Italy proposes steep fines for use of foreign languages in official communications

The Italian government is taking aim at English in particular, which it claims is no longer necessary following the U.K.’s withdrawal from the European Union

editor: REMIX NEWS
Fontana di Trevi in Rome, Italy. (Wikimedia Commons)

A new bill proposed by the Italian government would make it a criminal offense for Italians to use English or other foreign language expressions in official communications.

The bill was tabled by Fabio Rampelli, an MP of Giorgia Meloni‘s Brothers of Italy (FdI) party, and is supported by the prime minister herself. While the ban would apply to all foreign languages, it would specifically target “Anglomania,” the proliferation of English words, which the bill claims devalues and degrades the Italian language. Proponents of the bill also believe the use of English is no longer justified following Britain’s withdrawal from the European Union.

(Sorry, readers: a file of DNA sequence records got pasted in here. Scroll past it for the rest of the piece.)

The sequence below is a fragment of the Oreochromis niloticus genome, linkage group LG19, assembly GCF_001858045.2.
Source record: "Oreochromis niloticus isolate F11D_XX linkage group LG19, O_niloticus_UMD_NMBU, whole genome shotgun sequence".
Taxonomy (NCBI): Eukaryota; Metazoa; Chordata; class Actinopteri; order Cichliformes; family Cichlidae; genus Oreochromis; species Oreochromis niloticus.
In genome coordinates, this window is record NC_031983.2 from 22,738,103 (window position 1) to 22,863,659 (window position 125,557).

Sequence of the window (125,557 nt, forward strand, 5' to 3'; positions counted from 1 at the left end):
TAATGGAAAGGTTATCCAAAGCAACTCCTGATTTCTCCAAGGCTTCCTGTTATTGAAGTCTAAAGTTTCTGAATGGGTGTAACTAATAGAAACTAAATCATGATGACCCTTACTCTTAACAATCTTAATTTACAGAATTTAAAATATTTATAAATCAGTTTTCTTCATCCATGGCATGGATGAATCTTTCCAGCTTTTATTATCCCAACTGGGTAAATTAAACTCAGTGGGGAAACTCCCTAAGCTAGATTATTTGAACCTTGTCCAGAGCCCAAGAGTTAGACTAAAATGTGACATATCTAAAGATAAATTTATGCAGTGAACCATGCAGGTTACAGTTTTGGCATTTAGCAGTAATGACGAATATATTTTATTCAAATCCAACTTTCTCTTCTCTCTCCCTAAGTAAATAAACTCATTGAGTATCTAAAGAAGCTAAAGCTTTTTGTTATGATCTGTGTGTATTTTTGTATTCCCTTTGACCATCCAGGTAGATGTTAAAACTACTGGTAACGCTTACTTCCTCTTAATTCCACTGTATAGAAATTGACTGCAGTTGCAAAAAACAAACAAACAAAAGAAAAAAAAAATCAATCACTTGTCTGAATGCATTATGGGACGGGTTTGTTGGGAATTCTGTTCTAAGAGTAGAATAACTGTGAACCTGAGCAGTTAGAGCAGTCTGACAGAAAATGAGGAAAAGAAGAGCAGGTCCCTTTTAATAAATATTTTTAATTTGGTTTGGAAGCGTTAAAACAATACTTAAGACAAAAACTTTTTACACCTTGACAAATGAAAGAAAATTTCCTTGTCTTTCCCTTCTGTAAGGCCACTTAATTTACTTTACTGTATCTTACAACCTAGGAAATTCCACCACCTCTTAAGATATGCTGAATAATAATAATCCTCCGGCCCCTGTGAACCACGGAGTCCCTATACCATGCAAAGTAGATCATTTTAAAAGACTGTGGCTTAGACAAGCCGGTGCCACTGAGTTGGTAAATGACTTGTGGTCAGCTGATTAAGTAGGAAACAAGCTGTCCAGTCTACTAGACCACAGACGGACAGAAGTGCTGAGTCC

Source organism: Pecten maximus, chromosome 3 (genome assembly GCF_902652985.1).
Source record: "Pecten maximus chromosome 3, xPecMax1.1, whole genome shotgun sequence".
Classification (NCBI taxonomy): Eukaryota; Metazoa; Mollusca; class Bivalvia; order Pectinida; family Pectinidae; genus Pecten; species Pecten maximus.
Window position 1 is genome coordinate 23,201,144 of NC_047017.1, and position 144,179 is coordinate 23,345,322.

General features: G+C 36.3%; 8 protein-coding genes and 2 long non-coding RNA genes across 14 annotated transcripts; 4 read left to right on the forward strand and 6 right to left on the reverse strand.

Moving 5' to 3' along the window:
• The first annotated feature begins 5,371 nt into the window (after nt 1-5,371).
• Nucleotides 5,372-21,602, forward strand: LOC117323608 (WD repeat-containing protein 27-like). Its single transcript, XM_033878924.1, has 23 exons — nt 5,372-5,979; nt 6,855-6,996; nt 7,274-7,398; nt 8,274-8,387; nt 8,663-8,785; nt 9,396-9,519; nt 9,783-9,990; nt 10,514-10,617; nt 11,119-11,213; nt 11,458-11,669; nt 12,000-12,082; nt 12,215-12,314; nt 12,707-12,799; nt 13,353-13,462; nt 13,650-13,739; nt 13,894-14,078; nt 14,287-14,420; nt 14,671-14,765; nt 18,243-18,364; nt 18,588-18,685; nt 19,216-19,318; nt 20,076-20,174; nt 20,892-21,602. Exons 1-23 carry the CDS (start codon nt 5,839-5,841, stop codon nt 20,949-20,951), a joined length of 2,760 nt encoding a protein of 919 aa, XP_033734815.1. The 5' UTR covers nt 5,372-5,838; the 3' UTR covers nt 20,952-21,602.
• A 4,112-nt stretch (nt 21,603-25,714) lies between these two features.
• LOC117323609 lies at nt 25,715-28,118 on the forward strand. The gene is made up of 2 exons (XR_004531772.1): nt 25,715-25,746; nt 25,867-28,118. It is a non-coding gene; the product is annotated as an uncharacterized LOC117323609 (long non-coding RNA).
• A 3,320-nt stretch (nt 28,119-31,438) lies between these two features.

“It is not just a matter of fashion, as fashions pass, but Anglomania has repercussions for society as a whole,” the bill states.

The new legislation would require all public office holders to have a high, sophisticated command of written and spoken Italian, and would also ban companies from using English abbreviations or job titles.

Italian will become “mandatory for the promotion and use of public goods and services in the national territory,” and those found to have broken the rules could face fines of between €5,000 and €100,000.

The draft bill is the latest nationalist policy to be proposed by Italy’s right-wing government. Last week, another draft law seeking to ban Italian industry from producing laboratory-grown food and animal feed was approved by the government, as it vowed to protect the health of Italians and preserve the country’s cultural heritage.

tend: 1695925023.2049